Winston Churchill once said, "Democracy is the worst form of government—except for all the others." The same could be said for competition policy in wholesale power markets. Competition policy has its flaws. It is not perfect, but it is better than the alternatives.

One alternative is to rely completely on vertical integration and rate regulation, to the exclusion of competition. This country tried the first approach for a long time—nearly 100 years. We abandoned it about a quarter-century ago, and for good reason: It failed. It produced high prices and put all risk on the backs of consumers.

Traditional rate regulation has been around for a long time. It has some well-known weaknesses, including the tendency to create substantial excess capacity, whose costs are recovered in rates. And though it is an effective way to regulate profit levels, traditional rate regulation provides very few incentives to lower costs, to improve efficiency, to reduce environmental impact, or to deploy new technologies.

Balancing regulation and competition

Because of the failure of traditional regulation, the United States decided to introduce competition into wholesale power markets. This approach is manifestly not "deregulation" because it neither represents the absence of regulation nor relies solely on competition. Instead, the Federal Energy Regulatory Commission (FERC) uses both competition and regulation to police wholesale power markets. We seek to develop the best possible balance of competition and regulation.

The country did not adopt this policy by accident. It was a deliberate decision, a reaction to the failure of complete reliance on vertical integration, the complete reliance on rate regulation, and the complete absence of competition. Competition as national policy was established by three separate federal laws enacted over the past 25 years, most recently the Energy Policy Act of 2005. Competition is national policy in wholesale power markets. It is the law.

That said, wholesale power markets in the U.S. are regional in nature, and competition has taken different paths in the various regions. Some have established organized wholesale markets operated by regional transmission organizations. Some regions have gone further, separating generation from transmission and distribution. Elsewhere, vertical integration remains the norm, but the entry of independent power producers puts pressure on utilities to improve performance. All this goes to show is that competition is more disorderly than regulation, but it is also more effective.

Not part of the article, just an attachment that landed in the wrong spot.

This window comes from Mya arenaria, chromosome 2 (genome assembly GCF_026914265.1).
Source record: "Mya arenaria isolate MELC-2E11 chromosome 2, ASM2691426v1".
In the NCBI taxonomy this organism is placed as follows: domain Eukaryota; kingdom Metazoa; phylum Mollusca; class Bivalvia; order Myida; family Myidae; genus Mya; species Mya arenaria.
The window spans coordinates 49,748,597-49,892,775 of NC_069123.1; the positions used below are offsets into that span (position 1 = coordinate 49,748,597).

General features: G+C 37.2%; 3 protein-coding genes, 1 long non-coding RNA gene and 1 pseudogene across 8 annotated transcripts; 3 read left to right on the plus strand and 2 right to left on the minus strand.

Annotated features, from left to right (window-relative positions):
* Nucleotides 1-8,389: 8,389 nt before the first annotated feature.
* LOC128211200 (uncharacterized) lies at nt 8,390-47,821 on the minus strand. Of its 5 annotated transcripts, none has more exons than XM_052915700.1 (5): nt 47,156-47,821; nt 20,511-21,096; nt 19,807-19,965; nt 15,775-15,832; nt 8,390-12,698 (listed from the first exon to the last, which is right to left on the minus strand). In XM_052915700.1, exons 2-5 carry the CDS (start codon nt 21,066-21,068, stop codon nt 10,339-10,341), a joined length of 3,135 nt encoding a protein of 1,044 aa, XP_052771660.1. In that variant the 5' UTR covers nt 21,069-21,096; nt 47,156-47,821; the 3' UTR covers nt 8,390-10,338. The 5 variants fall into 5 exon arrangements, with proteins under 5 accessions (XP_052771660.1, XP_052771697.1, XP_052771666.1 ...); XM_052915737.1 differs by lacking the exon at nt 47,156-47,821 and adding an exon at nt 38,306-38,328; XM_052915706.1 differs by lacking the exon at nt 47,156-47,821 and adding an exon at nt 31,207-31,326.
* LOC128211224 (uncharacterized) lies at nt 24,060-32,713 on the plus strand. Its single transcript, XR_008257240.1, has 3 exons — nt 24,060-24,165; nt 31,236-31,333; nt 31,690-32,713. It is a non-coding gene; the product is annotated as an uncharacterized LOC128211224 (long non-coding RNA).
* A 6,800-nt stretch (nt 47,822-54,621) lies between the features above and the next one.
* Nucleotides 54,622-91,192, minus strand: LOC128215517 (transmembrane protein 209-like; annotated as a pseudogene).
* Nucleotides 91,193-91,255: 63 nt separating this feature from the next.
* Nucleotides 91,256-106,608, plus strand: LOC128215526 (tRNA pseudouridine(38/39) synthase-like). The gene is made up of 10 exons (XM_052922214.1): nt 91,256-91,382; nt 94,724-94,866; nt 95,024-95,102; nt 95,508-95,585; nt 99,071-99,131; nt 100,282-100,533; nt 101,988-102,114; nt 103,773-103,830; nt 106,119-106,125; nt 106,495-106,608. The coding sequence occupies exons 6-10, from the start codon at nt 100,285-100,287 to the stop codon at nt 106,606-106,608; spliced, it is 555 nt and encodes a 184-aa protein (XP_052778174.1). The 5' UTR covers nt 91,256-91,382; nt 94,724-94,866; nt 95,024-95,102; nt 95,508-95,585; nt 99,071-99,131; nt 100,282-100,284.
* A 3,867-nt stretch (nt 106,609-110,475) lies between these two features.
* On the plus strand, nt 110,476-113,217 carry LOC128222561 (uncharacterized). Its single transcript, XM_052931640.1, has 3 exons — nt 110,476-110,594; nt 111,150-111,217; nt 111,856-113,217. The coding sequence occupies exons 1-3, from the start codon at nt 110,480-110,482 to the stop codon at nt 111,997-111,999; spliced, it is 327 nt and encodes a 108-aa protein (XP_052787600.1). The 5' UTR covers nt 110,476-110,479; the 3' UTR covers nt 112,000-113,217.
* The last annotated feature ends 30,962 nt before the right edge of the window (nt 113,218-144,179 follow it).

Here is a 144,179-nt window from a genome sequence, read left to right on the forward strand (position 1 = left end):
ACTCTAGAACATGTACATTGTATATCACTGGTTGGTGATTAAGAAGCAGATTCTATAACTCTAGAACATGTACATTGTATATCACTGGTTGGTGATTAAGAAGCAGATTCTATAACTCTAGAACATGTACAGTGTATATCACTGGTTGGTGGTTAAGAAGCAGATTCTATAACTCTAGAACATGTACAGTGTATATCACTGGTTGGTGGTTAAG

Many of the differences in wholesale power markets are the result of decisions made by states. FERC has exclusive jurisdiction over wholesale power markets, while states are responsible for retail markets. Yet decisions by the states clearly affect wholesale power markets. As competition policy has developed in wholesale power markets, states have taken different approaches on retail markets. Some of these approaches have worked, others have failed. Those failures are sometimes attributed to federal competition policy, in my view unfairly.

Competition’s record

It is admittedly difficult to prove the success of competition policy. In my view, it has been a success, marked by some failures along the way. Stakeholders with a financial interest in the debate over competition policy have commissioned several studies purporting to objectively assess the success of competitive power markets. As Mark Twain said, "There are three kinds of lies: lies, damned lies, and statistics." Better just to say most of these reports are "statistics" and leave it at that.

Competitive wholesale power markets can be compared to the elements of "perfect competition" as outlined in a textbook. By that standard, wholesale power markets may not be perfect, but they are workably competitive.

We have seen significant new entry by competitive generators, and barriers to entry are relatively low. Old, inefficient power plants have been retired, replaced by more efficient units. Power plant performance has improved due to competitive pressures—just look at nuclear power plants.

Market access is good, yet there’s room for improvement. We have a robust power grid, albeit one with significant investment needs. But transmission investment trends are moving in the right direction. Open access to network facilities such as the grid has been established, and FERC recently adopted major reforms to provide for improved access.

Markets, especially organized markets, are improving their transparency, and we continue to make progress on market rules. FERC has established new rules to prevent market manipulation and the accumulation of market power, and we are policing the markets. Perhaps the greatest need for improvement is in demand response.

Competition policy is not an event. It is a long process that requires strong and sustained political commitment and continuous reform. And it is clearly the best path for U.S. wholesale power markets today.

Joseph T. Kelliher is chairman of the Federal Energy Regulatory Commission.